Hornet x Planned Parenthood on Consent: Yes, Asking for Consent Can Be Sexy
For the month of April, Sexual Assault Awareness Month, Hornet has partnered with Planned Parenthood, the largest provider of sex education in the United States, to facilitate a larger conversation around consent. The goal is to provide users with education and resources on how to communicate and practice consent in sexual situations.
Last week, in the first of our four-part series, we asked a simple question: What is consent, and why is it important? Consent seems to be on the mind of everyone lately, thanks to the #MeToo and #TimesUp movements, which have opened the floodgates of people looking to share their experiences and have conversations surrounding sexual assault, abuse and consent.
One looming fallacy in the realm of consent is that consent can’t be sexy. Well, that couldn’t be farther from the truth. Just ask Julia Bennett, Director of Learning Strategy at Planned Parenthood Federation of America.
“A lot of people are worried about how to ask for consent because they think it will come across as awkward, or that it will kill the mood, or it’s a piece of paper that everyone has to sign,” she says. “There are lots of myths around what it looks like to ask for consent, when the key to asking for consent is really about making it part of what you’re doing in the moment with a person. Consent can be sexy.”
A video created by Planned Parenthood to model consent, aptly titled “When Someone Definitely Wants to Have Sex,” does a great job of illustrating how consent not only doesn’t have to be awkward, but how it can be sexy and natural, too. Just watch:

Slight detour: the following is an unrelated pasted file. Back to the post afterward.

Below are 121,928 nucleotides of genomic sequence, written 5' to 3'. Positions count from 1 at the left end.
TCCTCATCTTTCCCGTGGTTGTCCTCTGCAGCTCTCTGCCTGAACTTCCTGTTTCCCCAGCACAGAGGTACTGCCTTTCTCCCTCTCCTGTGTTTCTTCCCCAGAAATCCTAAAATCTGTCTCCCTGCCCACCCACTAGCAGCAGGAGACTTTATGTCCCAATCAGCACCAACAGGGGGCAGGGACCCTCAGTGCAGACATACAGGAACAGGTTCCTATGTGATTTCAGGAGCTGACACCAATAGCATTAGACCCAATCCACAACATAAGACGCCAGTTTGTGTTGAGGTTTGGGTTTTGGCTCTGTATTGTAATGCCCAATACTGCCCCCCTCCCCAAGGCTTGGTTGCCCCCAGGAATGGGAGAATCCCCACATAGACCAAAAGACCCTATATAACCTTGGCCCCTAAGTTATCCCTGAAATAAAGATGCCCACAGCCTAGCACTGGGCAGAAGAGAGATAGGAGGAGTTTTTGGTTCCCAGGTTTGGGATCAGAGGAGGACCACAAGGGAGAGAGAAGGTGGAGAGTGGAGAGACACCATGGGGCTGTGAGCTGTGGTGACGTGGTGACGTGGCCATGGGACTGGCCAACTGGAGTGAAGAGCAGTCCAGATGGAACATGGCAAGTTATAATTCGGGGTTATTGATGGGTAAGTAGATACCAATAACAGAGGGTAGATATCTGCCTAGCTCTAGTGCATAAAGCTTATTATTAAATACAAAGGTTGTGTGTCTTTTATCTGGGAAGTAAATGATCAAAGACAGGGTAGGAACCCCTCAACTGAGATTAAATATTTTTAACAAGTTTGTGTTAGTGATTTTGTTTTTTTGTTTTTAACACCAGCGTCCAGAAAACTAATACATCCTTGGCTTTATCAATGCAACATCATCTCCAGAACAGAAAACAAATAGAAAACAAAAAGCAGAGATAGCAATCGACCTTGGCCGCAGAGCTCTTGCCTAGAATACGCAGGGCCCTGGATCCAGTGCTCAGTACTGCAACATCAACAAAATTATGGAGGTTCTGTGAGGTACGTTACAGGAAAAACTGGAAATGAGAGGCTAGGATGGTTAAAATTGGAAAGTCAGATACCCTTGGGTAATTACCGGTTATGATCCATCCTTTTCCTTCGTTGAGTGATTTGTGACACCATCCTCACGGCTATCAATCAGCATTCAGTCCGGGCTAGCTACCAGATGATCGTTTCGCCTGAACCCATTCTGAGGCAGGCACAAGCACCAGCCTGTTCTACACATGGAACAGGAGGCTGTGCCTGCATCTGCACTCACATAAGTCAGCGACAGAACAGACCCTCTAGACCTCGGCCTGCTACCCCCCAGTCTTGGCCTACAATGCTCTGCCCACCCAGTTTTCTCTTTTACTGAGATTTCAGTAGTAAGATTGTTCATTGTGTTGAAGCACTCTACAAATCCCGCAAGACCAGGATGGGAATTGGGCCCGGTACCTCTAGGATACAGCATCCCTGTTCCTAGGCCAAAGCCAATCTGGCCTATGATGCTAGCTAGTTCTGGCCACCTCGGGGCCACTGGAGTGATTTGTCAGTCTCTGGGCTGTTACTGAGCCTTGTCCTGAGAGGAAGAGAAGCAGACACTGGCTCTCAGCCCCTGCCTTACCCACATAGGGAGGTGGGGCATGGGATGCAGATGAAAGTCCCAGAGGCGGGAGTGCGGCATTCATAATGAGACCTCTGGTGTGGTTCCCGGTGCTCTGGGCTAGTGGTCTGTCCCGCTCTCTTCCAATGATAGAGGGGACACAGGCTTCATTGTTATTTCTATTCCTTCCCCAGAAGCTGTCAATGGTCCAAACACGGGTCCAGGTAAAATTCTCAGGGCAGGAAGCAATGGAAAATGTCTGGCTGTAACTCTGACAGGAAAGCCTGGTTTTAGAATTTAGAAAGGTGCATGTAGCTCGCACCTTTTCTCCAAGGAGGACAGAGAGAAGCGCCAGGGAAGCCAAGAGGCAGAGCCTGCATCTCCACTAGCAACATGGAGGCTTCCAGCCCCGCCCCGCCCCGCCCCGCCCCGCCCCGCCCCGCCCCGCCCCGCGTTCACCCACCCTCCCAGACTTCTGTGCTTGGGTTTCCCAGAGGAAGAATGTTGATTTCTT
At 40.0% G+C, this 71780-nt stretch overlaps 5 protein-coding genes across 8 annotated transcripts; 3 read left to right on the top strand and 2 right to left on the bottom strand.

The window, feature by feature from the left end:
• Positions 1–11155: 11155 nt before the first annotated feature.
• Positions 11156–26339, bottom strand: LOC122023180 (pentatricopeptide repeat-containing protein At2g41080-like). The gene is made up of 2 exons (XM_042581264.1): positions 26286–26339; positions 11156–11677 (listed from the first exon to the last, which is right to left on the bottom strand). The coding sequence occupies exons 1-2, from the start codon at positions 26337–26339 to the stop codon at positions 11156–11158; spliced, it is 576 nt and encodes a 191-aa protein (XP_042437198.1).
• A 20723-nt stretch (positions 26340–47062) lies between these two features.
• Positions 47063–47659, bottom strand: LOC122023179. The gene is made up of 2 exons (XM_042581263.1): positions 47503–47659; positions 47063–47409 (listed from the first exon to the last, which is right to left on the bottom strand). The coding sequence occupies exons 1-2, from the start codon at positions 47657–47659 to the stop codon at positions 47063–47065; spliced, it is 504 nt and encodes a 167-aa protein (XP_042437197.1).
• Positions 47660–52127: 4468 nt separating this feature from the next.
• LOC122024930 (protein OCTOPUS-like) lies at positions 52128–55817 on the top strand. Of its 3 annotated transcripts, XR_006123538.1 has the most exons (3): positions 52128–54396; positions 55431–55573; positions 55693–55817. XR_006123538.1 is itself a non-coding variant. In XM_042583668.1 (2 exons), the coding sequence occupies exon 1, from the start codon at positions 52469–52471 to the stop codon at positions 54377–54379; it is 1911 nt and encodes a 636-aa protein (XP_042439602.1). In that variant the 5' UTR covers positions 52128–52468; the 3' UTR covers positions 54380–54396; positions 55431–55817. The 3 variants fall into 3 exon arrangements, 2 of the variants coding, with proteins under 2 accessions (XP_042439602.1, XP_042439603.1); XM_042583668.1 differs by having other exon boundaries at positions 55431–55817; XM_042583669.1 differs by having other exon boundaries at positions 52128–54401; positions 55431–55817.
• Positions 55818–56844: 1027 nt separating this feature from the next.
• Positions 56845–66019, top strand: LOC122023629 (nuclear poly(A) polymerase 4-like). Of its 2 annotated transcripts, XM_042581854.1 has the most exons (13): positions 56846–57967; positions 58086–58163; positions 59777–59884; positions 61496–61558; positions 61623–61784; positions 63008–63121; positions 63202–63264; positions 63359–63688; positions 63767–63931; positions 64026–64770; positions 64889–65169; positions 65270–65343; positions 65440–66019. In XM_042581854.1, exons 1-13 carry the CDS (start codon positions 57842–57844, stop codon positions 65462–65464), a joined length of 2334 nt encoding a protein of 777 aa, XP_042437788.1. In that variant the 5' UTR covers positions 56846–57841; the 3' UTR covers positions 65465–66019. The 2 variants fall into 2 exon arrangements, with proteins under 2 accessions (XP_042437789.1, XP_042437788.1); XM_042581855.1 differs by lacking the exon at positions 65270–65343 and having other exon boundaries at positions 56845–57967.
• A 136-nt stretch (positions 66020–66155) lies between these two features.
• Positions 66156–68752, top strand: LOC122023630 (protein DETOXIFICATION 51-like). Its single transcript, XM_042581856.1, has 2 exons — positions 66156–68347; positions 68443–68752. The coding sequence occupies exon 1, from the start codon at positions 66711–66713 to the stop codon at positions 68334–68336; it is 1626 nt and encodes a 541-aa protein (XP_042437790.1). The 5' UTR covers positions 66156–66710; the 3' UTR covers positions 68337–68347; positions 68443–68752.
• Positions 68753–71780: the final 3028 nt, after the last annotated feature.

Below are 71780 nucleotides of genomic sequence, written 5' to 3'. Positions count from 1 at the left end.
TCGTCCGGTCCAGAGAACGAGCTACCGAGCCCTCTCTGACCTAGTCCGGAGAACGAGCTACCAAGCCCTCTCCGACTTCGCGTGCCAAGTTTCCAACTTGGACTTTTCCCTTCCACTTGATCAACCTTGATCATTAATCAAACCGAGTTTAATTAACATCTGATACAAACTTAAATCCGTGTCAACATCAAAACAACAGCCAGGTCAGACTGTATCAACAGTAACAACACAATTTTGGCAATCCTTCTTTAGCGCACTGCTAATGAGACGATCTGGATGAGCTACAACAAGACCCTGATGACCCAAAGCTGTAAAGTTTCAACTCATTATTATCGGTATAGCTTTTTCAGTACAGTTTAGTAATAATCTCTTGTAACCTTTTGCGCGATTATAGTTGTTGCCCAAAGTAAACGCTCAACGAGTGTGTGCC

“Asking what someone wants to do can be a big part of figuring out what you want to do together,” Bennett says. “It doesn’t have to be ‘Let’s stop everything and have a totally unrelated conversation about what is and is not OK.’ Actually, it’s much better if it’s really integrated into the sexual experience of the people involved as sort of a negotiation, as you go through the experience together of what you’re both interested in doing.”
It’s also important to note that consent isn’t only given verbally. If you’re actually paying attention to your sexual partner, body language can say a lot.
“Obviously verbal consent is the golden standard, but even if someone says the word ‘yes’ or ‘OK,’ it’s still possible they’re not freely giving consent, depending on the situation. There could be coercion. There could be a power dynamic at play that makes someone feel not comfortable saying no. So body language is a really key piece of the puzzle.”
What does consenting body language look like? Well, for the most part it depends on your partner. Are they leaning into you, or do they seem to be pulling away? Are they engaged in what you’re doing in bed, or are they just kind of sitting there? Those are typically easy signs to observe, but the key is paying attention to your partner’s signals.
This is the second of a four-part series on consent created in conjunction with Planned Parenthood for the month of April, designated as Sexual Assault Awareness Month.
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